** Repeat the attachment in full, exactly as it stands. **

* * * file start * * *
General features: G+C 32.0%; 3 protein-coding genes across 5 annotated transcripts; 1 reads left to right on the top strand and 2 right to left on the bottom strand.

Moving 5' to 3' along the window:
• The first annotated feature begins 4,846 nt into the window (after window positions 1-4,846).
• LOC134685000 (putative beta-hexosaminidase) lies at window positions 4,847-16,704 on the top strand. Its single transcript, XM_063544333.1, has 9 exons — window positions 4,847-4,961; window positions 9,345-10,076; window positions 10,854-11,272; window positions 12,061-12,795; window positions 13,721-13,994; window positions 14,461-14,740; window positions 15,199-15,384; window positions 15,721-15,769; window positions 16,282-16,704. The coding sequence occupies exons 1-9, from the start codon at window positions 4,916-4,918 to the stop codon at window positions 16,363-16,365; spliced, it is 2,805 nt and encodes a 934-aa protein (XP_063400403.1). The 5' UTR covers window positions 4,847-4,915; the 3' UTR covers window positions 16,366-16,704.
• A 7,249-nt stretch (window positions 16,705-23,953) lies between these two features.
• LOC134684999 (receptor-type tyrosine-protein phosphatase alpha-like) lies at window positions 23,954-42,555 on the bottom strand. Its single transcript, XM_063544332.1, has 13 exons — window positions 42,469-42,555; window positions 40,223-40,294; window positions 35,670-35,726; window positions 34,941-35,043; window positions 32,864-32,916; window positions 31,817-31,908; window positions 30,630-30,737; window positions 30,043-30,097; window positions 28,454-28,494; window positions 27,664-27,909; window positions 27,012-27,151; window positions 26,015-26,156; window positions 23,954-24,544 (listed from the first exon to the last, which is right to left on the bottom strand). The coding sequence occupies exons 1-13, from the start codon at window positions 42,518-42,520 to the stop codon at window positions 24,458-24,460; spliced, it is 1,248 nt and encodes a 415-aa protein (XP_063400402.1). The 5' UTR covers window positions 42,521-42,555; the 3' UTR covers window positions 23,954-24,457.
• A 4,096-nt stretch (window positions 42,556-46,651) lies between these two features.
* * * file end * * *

General features: G+C 32.0%; 3 protein-coding genes across 5 annotated transcripts; 1 reads left to right on the top strand and 2 right to left on the bottom strand.

Moving 5' to 3' along the window:
• The first annotated feature begins 4,846 nt into the window (after window positions 1-4,846).
• LOC134685000 (putative beta-hexosaminidase) lies at window positions 4,847-16,704 on the top strand. Its single transcript, XM_063544333.1, has 9 exons — window positions 4,847-4,961; window positions 9,345-10,076; window positions 10,854-11,272; window positions 12,061-12,795; window positions 13,721-13,994; window positions 14,461-14,740; window positions 15,199-15,384; window positions 15,721-15,769; window positions 16,282-16,704. The coding sequence occupies exons 1-9, from the start codon at window positions 4,916-4,918 to the stop codon at window positions 16,363-16,365; spliced, it is 2,805 nt and encodes a 934-aa protein (XP_063400403.1). The 5' UTR covers window positions 4,847-4,915; the 3' UTR covers window positions 16,366-16,704.
• A 7,249-nt stretch (window positions 16,705-23,953) lies between these two features.
• LOC134684999 (receptor-type tyrosine-protein phosphatase alpha-like) lies at window positions 23,954-42,555 on the bottom strand. Its single transcript, XM_063544332.1, has 13 exons — window positions 42,469-42,555; window positions 40,223-40,294; window positions 35,670-35,726; window positions 34,941-35,043; window positions 32,864-32,916; window positions 31,817-31,908; window positions 30,630-30,737; window positions 30,043-30,097; window positions 28,454-28,494; window positions 27,664-27,909; window positions 27,012-27,151; window positions 26,015-26,156; window positions 23,954-24,544 (listed from the first exon to the last, which is right to left on the bottom strand). The coding sequence occupies exons 1-13, from the start codon at window positions 42,518-42,520 to the stop codon at window positions 24,458-24,460; spliced, it is 1,248 nt and encodes a 415-aa protein (XP_063400402.1). The 5' UTR covers window positions 42,521-42,555; the 3' UTR covers window positions 23,954-24,457.
• A 4,096-nt stretch (window positions 42,556-46,651) lies between these two features.